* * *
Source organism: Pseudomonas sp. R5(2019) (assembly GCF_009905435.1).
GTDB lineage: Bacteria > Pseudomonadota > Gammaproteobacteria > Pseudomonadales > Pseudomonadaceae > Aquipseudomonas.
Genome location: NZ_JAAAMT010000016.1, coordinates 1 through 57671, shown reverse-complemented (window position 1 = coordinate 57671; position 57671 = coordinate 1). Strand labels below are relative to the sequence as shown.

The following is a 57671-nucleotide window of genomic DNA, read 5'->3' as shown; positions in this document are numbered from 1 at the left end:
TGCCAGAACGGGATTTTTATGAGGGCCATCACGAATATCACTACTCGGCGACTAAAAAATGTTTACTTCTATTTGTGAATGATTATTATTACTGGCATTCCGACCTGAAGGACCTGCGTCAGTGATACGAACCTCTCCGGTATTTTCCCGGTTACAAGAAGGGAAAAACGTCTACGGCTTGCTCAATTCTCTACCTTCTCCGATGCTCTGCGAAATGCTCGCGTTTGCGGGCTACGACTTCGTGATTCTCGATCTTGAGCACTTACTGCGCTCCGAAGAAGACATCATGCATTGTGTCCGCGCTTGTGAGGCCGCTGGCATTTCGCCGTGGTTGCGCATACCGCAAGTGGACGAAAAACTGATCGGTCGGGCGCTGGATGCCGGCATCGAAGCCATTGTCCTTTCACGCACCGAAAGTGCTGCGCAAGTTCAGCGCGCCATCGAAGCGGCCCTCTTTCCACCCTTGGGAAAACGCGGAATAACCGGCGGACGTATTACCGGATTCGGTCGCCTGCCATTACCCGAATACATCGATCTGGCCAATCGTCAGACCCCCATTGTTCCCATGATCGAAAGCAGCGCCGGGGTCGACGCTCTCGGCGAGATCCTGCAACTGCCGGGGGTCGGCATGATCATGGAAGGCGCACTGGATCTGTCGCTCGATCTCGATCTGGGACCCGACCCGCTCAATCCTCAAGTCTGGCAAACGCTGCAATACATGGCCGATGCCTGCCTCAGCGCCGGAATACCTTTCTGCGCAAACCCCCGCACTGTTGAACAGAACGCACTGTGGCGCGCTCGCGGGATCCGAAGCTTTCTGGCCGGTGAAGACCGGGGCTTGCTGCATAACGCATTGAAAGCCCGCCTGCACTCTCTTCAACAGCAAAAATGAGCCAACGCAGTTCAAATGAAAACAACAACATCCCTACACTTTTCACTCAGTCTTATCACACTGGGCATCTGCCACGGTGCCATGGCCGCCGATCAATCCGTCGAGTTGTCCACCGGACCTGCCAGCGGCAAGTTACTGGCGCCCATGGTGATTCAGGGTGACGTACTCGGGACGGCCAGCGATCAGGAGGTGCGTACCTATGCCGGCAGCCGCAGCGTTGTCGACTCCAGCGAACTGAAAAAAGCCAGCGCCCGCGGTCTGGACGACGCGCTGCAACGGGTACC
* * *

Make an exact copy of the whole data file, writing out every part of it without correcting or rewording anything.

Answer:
Source organism: Pseudomonas sp. R5(2019) (assembly GCF_009905435.1).
GTDB lineage: Bacteria > Pseudomonadota > Gammaproteobacteria > Pseudomonadales > Pseudomonadaceae > Aquipseudomonas.
Genome location: NZ_JAAAMT010000016.1, coordinates 1 through 57671, shown reverse-complemented (window position 1 = coordinate 57671; position 57671 = coordinate 1). Strand labels below are relative to the sequence as shown.

The following is a 57671-nucleotide window of genomic DNA, read 5'->3' as shown; positions in this document are numbered from 1 at the left end:
TGCCAGAACGGGATTTTTATGAGGGCCATCACGAATATCACTACTCGGCGACTAAAAAATGTTTACTTCTATTTGTGAATGATTATTATTACTGGCATTCCGACCTGAAGGACCTGCGTCAGTGATACGAACCTCTCCGGTATTTTCCCGGTTACAAGAAGGGAAAAACGTCTACGGCTTGCTCAATTCTCTACCTTCTCCGATGCTCTGCGAAATGCTCGCGTTTGCGGGCTACGACTTCGTGATTCTCGATCTTGAGCACTTACTGCGCTCCGAAGAAGACATCATGCATTGTGTCCGCGCTTGTGAGGCCGCTGGCATTTCGCCGTGGTTGCGCATACCGCAAGTGGACGAAAAACTGATCGGTCGGGCGCTGGATGCCGGCATCGAAGCCATTGTCCTTTCACGCACCGAAAGTGCTGCGCAAGTTCAGCGCGCCATCGAAGCGGCCCTCTTTCCACCCTTGGGAAAACGCGGAATAACCGGCGGACGTATTACCGGATTCGGTCGCCTGCCATTACCCGAATACATCGATCTGGCCAATCGTCAGACCCCCATTGTTCCCATGATCGAAAGCAGCGCCGGGGTCGACGCTCTCGGCGAGATCCTGCAACTGCCGGGGGTCGGCATGATCATGGAAGGCGCACTGGATCTGTCGCTCGATCTCGATCTGGGACCCGACCCGCTCAATCCTCAAGTCTGGCAAACGCTGCAATACATGGCCGATGCCTGCCTCAGCGCCGGAATACCTTTCTGCGCAAACCCCCGCACTGTTGAACAGAACGCACTGTGGCGCGCTCGCGGGATCCGAAGCTTTCTGGCCGGTGAAGACCGGGGCTTGCTGCATAACGCATTGAAAGCCCGCCTGCACTCTCTTCAACAGCAAAAATGAGCCAACGCAGTTCAAATGAAAACAACAACATCCCTACACTTTTCACTCAGTCTTATCACACTGGGCATCTGCCACGGTGCCATGGCCGCCGATCAATCCGTCGAGTTGTCCACCGGACCTGCCAGCGGCAAGTTACTGGCGCCCATGGTGATTCAGGGTGACGTACTCGGGACGGCCAGCGATCAGGAGGTGCGTACCTATGCCGGCAGCCGCAGCGTTGTCGACTCCAGCGAACTGAAAAAAGCCAGCGCCCGCGGTCTGGACGACGCGCTGCAACGGGTACC